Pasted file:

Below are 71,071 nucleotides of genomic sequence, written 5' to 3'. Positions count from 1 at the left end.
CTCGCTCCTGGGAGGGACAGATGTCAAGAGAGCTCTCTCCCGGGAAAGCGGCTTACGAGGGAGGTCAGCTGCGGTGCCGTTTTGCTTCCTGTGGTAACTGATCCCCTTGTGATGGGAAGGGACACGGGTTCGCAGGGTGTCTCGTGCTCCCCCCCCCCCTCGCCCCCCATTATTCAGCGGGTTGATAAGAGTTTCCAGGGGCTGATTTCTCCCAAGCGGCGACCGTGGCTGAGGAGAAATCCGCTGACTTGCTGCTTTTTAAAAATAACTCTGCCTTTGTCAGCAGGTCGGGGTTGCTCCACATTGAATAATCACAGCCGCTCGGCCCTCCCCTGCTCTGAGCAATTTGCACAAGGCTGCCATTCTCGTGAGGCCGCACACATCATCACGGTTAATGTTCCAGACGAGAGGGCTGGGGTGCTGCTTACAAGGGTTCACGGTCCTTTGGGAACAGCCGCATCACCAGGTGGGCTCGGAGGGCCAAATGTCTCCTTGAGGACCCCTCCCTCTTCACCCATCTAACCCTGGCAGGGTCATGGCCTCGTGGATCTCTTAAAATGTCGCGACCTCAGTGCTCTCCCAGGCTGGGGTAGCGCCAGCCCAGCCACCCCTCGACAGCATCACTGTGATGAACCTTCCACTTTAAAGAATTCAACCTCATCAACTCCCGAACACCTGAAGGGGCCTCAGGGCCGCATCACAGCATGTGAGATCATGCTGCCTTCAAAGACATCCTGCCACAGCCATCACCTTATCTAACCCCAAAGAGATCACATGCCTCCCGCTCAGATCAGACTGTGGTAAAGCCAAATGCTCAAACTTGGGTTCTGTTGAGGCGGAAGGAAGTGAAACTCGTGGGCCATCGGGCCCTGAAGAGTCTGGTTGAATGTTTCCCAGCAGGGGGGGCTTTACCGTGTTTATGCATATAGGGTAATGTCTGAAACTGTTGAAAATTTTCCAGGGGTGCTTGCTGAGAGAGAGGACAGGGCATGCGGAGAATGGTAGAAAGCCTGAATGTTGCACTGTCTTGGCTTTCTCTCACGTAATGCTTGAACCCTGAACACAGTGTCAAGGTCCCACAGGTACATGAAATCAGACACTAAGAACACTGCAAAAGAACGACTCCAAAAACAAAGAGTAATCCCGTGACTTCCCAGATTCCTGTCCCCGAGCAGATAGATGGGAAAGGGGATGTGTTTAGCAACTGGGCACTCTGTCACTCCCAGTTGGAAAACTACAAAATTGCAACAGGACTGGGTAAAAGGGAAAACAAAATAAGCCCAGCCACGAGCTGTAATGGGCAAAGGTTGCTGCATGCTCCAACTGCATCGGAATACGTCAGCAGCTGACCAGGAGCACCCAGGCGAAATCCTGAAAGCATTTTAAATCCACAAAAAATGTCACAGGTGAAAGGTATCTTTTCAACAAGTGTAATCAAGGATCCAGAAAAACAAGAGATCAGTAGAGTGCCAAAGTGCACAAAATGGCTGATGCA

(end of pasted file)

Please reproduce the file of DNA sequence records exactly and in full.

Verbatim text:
Below are 71,071 nucleotides of genomic sequence, written 5' to 3'. Positions count from 1 at the left end.
CTCGCTCCTGGGAGGGACAGATGTCAAGAGAGCTCTCTCCCGGGAAAGCGGCTTACGAGGGAGGTCAGCTGCGGTGCCGTTTTGCTTCCTGTGGTAACTGATCCCCTTGTGATGGGAAGGGACACGGGTTCGCAGGGTGTCTCGTGCTCCCCCCCCCCCTCGCCCCCCATTATTCAGCGGGTTGATAAGAGTTTCCAGGGGCTGATTTCTCCCAAGCGGCGACCGTGGCTGAGGAGAAATCCGCTGACTTGCTGCTTTTTAAAAATAACTCTGCCTTTGTCAGCAGGTCGGGGTTGCTCCACATTGAATAATCACAGCCGCTCGGCCCTCCCCTGCTCTGAGCAATTTGCACAAGGCTGCCATTCTCGTGAGGCCGCACACATCATCACGGTTAATGTTCCAGACGAGAGGGCTGGGGTGCTGCTTACAAGGGTTCACGGTCCTTTGGGAACAGCCGCATCACCAGGTGGGCTCGGAGGGCCAAATGTCTCCTTGAGGACCCCTCCCTCTTCACCCATCTAACCCTGGCAGGGTCATGGCCTCGTGGATCTCTTAAAATGTCGCGACCTCAGTGCTCTCCCAGGCTGGGGTAGCGCCAGCCCAGCCACCCCTCGACAGCATCACTGTGATGAACCTTCCACTTTAAAGAATTCAACCTCATCAACTCCCGAACACCTGAAGGGGCCTCAGGGCCGCATCACAGCATGTGAGATCATGCTGCCTTCAAAGACATCCTGCCACAGCCATCACCTTATCTAACCCCAAAGAGATCACATGCCTCCCGCTCAGATCAGACTGTGGTAAAGCCAAATGCTCAAACTTGGGTTCTGTTGAGGCGGAAGGAAGTGAAACTCGTGGGCCATCGGGCCCTGAAGAGTCTGGTTGAATGTTTCCCAGCAGGGGGGGCTTTACCGTGTTTATGCATATAGGGTAATGTCTGAAACTGTTGAAAATTTTCCAGGGGTGCTTGCTGAGAGAGAGGACAGGGCATGCGGAGAATGGTAGAAAGCCTGAATGTTGCACTGTCTTGGCTTTCTCTCACGTAATGCTTGAACCCTGAACACAGTGTCAAGGTCCCACAGGTACATGAAATCAGACACTAAGAACACTGCAAAAGAACGACTCCAAAAACAAAGAGTAATCCCGTGACTTCCCAGATTCCTGTCCCCGAGCAGATAGATGGGAAAGGGGATGTGTTTAGCAACTGGGCACTCTGTCACTCCCAGTTGGAAAACTACAAAATTGCAACAGGACTGGGTAAAAGGGAAAACAAAATAAGCCCAGCCACGAGCTGTAATGGGCAAAGGTTGCTGCATGCTCCAACTGCATCGGAATACGTCAGCAGCTGACCAGGAGCACCCAGGCGAAATCCTGAAAGCATTTTAAATCCACAAAAAATGTCACAGGTGAAAGGTATCTTTTCAACAAGTGTAATCAAGGATCCAGAAAAACAAGAGATCAGTAGAGTGCCAAAGTGCACAAAATGGCTGATGCA